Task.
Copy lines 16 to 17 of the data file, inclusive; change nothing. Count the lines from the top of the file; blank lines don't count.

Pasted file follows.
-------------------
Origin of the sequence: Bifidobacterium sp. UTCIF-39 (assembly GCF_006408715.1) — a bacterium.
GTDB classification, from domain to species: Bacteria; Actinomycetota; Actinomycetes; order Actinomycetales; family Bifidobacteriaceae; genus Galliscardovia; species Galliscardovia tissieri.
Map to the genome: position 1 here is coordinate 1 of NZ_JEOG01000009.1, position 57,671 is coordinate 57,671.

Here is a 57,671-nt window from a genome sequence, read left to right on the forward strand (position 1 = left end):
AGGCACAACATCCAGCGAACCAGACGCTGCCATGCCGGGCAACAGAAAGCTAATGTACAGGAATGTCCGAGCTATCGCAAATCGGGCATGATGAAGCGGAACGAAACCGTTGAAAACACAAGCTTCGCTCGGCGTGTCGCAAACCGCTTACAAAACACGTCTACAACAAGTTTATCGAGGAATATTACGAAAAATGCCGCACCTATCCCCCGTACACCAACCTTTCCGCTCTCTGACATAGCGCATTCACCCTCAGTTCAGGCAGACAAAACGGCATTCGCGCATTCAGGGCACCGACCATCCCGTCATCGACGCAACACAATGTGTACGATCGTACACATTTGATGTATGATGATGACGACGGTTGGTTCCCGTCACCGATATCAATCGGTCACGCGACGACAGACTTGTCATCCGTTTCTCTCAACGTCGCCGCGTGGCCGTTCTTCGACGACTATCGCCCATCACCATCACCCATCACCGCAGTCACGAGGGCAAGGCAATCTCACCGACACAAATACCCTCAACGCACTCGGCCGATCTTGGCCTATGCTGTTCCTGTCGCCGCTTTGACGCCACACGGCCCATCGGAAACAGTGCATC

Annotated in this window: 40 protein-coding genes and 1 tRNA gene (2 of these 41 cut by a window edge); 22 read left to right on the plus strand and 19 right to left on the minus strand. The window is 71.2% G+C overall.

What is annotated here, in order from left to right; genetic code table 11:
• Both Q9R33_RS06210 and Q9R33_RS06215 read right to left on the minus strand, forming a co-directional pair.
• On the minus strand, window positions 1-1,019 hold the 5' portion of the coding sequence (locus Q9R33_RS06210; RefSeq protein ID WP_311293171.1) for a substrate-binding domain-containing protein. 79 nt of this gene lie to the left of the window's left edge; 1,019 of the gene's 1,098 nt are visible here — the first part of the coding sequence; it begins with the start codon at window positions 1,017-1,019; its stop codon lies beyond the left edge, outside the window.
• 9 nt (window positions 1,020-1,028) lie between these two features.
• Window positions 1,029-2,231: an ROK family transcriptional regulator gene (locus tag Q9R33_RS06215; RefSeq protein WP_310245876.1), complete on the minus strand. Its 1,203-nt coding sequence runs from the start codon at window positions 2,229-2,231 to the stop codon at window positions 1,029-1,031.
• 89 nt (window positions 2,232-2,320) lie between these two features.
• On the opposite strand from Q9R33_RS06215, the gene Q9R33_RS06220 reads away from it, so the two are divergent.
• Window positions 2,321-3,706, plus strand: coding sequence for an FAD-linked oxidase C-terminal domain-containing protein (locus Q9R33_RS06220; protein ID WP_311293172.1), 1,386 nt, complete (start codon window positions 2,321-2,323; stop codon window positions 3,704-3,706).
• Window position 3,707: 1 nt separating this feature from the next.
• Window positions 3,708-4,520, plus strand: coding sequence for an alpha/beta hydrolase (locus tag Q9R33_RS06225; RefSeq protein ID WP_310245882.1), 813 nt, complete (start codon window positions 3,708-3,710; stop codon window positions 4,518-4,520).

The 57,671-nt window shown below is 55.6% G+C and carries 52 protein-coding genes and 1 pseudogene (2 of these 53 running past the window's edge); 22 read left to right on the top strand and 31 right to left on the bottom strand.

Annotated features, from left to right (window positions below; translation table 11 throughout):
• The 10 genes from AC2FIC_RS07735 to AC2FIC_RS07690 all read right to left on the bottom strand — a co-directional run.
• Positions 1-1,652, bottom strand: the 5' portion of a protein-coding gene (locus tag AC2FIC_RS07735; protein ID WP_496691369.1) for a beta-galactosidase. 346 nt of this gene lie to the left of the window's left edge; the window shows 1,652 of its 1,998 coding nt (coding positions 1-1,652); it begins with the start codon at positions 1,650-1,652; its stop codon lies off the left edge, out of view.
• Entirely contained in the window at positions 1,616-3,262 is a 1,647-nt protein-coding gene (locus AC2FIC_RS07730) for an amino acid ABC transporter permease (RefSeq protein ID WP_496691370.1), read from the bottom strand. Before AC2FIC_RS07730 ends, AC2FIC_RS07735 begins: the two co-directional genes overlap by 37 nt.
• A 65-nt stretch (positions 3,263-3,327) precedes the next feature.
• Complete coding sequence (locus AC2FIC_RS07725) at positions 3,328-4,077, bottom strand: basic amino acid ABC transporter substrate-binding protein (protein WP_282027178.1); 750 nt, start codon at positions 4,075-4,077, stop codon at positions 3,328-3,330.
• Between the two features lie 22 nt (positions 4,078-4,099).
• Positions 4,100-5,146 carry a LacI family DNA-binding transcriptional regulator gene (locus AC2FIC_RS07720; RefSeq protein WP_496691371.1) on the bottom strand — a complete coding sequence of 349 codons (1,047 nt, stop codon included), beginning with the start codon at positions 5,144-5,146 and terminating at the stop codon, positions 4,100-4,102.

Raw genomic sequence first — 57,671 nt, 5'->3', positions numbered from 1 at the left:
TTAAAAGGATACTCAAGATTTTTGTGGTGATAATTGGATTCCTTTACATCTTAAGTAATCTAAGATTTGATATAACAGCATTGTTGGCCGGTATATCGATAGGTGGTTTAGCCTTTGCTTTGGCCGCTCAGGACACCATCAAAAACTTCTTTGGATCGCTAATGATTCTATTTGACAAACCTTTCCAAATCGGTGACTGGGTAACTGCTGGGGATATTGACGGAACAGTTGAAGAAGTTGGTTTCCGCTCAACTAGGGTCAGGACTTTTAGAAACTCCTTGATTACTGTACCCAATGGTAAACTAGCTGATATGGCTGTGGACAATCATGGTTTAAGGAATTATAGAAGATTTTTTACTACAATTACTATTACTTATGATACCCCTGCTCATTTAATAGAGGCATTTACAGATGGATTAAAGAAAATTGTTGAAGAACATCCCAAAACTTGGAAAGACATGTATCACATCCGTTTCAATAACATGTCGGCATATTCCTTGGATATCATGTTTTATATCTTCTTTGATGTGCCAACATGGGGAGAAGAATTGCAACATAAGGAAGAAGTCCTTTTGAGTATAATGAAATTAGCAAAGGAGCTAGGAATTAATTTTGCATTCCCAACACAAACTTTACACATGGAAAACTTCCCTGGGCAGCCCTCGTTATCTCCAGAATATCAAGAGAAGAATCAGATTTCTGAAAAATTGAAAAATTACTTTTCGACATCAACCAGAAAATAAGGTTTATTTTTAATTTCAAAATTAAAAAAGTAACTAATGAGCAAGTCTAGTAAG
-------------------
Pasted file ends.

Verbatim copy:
• Window positions 3,708-4,520, plus strand: coding sequence for an alpha/beta hydrolase (locus tag Q9R33_RS06225; RefSeq protein ID WP_310245882.1), 813 nt, complete (start codon window positions 3,708-3,710; stop codon window positions 4,518-4,520).

The 57,671-nt window shown below is 55.6% G+C and carries 52 protein-coding genes and 1 pseudogene (2 of these 53 running past the window's edge); 22 read left to right on the top strand and 31 right to left on the bottom strand.